How to Prepare Your Construction Company to Bid for a Multimillion Project

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Construction firms make money by bidding on construction projects. However, most of these companies began their careers in the industry by costly mistakes on their part and missing out on multi-million projects. Contractors learn about bidding the hard way—by experience—but it doesn’t need to be that way. This guide will discuss some useful tips on how to bid the right way and win more of these projects.

Inspect the Site

Organise a tour of the construction site to see the needs of the project. If the project is going to require a void former, make sure that you can source that material. From here, you can make a list of the materials you need, how many of them you need, and the time it will take your team to complete the whole project.

Contact Your Suppliers

Now that you have a list of materials needed, contact your supplier so that you can talk about pricing and availability. Come up with the total cost of the materials, but make sure to negotiate with your supplier to give you a special discount if you’re purchasing tons of materials from them. Include transportation in the costing, as well as an allowance for damaged goods and lost materials.

Estimate Labour Costs

Labour costs are composed of wages, benefits, compensation, and insurance for your workers. You might need to mark up this part of the contract because this is where you are going to get your gross profit. However, make sure that your offer will remain at a competitive level because the project owner will prioritise the construction company with the lowest bid.

Look for Subcontractors

If you need to subcontract out some part of the job, do not be wary to do so. Start your bidding process. As the general contractor, you are allowed to subcontract a portion of the project to worthy bidders. However, if the project gets awarded to your construction company, you will be fully responsible for the actions of your subcontractor.

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Create a Schedule

One of the things that the project owner will look for is the timing and the delivery of the completed project. When creating a schedule, take into consideration the availability of the materials and workers, weather conditions, delays due to the clients, back orders, and other scheduling difficulties. While you want to finish the project as quickly as possible, your clients should understand that hastening a construction project might compromise its quality and the safety of those who will use it.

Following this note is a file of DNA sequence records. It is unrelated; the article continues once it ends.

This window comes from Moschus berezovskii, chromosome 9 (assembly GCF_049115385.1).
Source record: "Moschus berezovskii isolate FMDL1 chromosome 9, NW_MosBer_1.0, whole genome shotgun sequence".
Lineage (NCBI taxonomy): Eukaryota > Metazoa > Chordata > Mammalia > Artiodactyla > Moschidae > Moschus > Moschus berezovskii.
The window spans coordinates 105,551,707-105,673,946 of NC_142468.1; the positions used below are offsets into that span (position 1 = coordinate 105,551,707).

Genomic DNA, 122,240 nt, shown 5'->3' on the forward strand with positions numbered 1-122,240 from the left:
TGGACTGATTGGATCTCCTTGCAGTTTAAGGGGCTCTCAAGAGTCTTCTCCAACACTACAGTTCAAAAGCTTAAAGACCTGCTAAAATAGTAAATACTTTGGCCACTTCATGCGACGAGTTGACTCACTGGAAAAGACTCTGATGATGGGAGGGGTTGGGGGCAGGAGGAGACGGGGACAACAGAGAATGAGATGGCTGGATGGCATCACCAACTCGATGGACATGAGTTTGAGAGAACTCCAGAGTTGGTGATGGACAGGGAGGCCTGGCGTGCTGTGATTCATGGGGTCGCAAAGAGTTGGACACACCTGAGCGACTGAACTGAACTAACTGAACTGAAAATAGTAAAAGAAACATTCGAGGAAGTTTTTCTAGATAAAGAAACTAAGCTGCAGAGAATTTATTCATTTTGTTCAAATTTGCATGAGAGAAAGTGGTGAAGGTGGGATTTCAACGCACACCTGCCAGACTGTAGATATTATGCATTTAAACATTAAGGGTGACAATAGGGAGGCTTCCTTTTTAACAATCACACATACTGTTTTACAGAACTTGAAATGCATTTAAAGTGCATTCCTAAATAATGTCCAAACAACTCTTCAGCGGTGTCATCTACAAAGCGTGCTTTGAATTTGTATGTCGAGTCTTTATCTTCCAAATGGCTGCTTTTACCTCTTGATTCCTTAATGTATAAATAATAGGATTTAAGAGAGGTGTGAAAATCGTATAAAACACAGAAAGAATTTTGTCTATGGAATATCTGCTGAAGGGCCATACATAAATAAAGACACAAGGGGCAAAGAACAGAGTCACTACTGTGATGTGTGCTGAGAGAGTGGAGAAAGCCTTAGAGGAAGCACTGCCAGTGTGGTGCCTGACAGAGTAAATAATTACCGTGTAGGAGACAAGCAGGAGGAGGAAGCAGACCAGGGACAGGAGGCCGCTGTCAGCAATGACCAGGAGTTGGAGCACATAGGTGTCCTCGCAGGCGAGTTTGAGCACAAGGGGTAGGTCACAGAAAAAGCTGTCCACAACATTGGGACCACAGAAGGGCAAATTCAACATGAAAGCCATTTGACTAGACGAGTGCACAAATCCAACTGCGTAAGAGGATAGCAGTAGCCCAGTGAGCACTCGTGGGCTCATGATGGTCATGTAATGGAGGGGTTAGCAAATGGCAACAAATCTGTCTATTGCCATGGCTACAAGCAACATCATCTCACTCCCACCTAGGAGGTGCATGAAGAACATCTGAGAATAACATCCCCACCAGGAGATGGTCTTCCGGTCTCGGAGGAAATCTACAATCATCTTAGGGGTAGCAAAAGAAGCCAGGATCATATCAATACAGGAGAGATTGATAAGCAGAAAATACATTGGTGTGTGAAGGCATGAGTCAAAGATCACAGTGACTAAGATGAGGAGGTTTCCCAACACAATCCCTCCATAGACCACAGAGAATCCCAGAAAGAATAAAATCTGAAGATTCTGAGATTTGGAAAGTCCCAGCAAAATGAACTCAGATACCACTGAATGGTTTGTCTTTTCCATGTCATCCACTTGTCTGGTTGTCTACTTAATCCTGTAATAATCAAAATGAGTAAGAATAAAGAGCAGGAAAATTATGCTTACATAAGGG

Write the Bid

Make your bid proposal as professional as possible by printing it on good paper and binding it like a book. More importantly, be as detailed as possible in your proposal. Clear out any aspect of the proposal that may be hard for the prospective client to understand. In the proposal, include photos of the past project and a list of referrals. You can also provide documents showing that you are financially capable of completing the project and that you and your subcontractors are properly insured. The proposal should also include the estimated completion date.

You should also try to suggest alternative materials for the construction project if the owner has a limited budget. The owner will appreciate the efforts that you have taken in researching possible alternative materials. That’s why it is also advisable to prepare a second bid proposal for a low-cost construction project just in case the project owner gets surprised by the first bid.

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